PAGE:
Sunday, March 19, 2006

Driver's Ed 802

When I was 16, I took driver's ed in high school. Back then, the biggest thing I had to worry about, besides the driving instructor/football coach that I had sitting next to me, barking orders, were the crazy West-Indian and North African drivers that popped out of nowhere in downtown Brooklyn. I was taught to make 2-second stops, to look over my shoulder when turning (NYC bike messengers are notorious for hiding in your blind spot), and to not speed down Fulton St. unless I wanted to get stopped by a cop in a heartbeat. These were valuable lessons that would serve me well later on, when I started driving on my own.

But, in hindsight, there was a slight problem with driver's ed. It didn't teach me anything on how to deal with THIS:

A Driver's Worst Nightmare
Originally uploaded by djkibblesnbits.

For those not used to dealing with snow, driving in conditions like these can, in effect, be a driver's worst nightmare, especially if they happen to be driving a car that wasn't exactly meant to deal with heavy duty snow like this.

Fortunately, (or unfortunately, depending on how you look at things), I've acquired plenty of experience since my driver's ed days for driving in snow. Because driving conditions in Syracuse usually look a lot like this, I've become accustomed to driving with little to no visibility and little traction.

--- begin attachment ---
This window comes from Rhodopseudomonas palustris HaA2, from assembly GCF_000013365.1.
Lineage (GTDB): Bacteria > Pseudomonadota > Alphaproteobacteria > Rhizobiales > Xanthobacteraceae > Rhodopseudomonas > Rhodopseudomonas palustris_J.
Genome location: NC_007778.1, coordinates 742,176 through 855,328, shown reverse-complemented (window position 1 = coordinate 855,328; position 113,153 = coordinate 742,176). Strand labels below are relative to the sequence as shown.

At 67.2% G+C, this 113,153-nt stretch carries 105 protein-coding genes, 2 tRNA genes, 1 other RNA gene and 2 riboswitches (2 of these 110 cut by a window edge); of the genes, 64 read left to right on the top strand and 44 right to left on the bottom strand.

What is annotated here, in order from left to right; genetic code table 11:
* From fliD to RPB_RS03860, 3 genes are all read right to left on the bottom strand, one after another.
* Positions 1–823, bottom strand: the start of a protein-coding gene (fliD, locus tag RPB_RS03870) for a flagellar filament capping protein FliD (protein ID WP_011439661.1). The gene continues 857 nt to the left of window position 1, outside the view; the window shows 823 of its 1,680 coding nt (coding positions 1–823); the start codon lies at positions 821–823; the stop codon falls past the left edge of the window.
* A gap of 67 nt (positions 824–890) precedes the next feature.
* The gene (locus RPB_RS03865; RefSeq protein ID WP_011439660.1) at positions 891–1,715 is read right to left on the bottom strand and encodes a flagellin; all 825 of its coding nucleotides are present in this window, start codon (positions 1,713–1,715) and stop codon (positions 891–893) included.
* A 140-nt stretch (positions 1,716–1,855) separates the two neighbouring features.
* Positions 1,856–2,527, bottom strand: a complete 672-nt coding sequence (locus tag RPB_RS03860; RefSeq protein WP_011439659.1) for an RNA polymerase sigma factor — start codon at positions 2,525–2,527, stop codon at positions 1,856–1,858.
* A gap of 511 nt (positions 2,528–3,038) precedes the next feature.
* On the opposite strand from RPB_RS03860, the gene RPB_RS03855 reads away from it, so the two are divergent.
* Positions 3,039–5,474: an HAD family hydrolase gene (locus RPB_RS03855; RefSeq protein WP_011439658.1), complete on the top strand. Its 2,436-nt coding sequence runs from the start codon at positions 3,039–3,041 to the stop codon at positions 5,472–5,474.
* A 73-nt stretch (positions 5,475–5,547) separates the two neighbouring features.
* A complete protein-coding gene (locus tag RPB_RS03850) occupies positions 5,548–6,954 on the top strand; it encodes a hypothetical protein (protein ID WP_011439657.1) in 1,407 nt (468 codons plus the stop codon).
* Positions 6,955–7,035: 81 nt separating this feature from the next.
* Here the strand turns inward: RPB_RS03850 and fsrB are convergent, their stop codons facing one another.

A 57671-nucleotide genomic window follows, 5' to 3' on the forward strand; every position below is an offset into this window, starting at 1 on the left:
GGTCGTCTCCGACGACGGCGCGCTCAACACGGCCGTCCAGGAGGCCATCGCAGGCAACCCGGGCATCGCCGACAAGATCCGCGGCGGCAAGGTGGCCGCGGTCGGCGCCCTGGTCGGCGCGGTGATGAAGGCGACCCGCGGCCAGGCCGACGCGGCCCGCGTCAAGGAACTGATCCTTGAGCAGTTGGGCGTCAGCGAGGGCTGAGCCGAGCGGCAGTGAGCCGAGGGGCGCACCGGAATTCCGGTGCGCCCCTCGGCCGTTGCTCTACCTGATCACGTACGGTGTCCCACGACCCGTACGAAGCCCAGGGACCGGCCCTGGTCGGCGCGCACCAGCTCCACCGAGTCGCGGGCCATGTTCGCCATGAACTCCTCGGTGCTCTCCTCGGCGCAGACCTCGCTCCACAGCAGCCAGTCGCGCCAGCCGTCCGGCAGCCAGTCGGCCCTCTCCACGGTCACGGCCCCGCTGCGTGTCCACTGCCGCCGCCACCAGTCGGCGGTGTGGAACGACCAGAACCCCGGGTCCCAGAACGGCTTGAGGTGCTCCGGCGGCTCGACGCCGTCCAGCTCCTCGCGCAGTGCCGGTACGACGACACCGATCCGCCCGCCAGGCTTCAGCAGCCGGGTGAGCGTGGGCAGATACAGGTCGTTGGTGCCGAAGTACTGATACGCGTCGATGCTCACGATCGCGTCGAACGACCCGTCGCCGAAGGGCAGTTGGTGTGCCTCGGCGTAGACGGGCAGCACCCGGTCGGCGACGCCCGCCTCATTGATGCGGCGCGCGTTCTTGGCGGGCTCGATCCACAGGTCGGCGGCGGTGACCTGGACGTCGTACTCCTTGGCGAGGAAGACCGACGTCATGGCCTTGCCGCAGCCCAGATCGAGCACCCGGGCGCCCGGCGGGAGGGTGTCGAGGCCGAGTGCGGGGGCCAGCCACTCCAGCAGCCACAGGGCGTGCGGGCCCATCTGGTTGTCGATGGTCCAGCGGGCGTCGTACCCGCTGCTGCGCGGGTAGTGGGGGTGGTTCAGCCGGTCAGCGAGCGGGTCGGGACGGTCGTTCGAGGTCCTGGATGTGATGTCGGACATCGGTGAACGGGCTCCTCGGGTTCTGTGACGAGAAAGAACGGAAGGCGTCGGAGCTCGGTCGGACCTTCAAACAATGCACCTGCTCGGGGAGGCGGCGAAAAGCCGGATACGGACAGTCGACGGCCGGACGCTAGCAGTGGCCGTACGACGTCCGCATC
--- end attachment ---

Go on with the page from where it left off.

Still, driving for a couple of minutes at a time in Syracuse in this kind of weather pales in comparison to driving along a highway for four hours under these same conditions. Especially if this highway happens to overlook a 1000-ft. drop.

Yesterday, on my way back from NYC, I was driving back along with my roommate, Pedro, and Nelson, when, about 100 miles shy of our final destination, we ran into a horrible blizzard. Add the fact that the sun had already set, and there were few lights on the road, and you have a recipe for an automotive disaster. As I said, I've driven in blizzards before, but that doesn't mean that I've enjoyed my previous experiences. I mean, unless you have a death-wish, there's nothing "enjoyable" about driving in the midst of a blizzard. Well, unless of course you happen to be driving an incredible SUV that could handle conditions like this. Only then, it's fun. But not when you're driving a little Toyota Corolla with "all-season" tires. "All-season," my ass. I guess the only two seasons that exist are spring and summer, because my tires were barely holding up in the ever-increasing pile-up of snow.

Thankfully, with some careful maneuvering, we were able to make it back to Cuse in one piece. Judging from some of the accidents that we passed along the way, however, some people just weren't as lucky.

So, we're back. 6 more weeks of this chit, and then I'm outta here!


Anonymous Anonymous said...

I'm glad you made it home safe. Is that a pic you took on the road? Well if nothing else, you are learning a driving skill few can boast. Even though I'm sure by now you've seen enough snow to last a lifetime. Me bubbooo!!


10:02 AM  
Blogger djkibblesnbits said...

Nah, I didn't take that picture. I was concentrating too hard on keeping the car from driving off the mountains! I got that, courtesy of Google.

11:01 AM  

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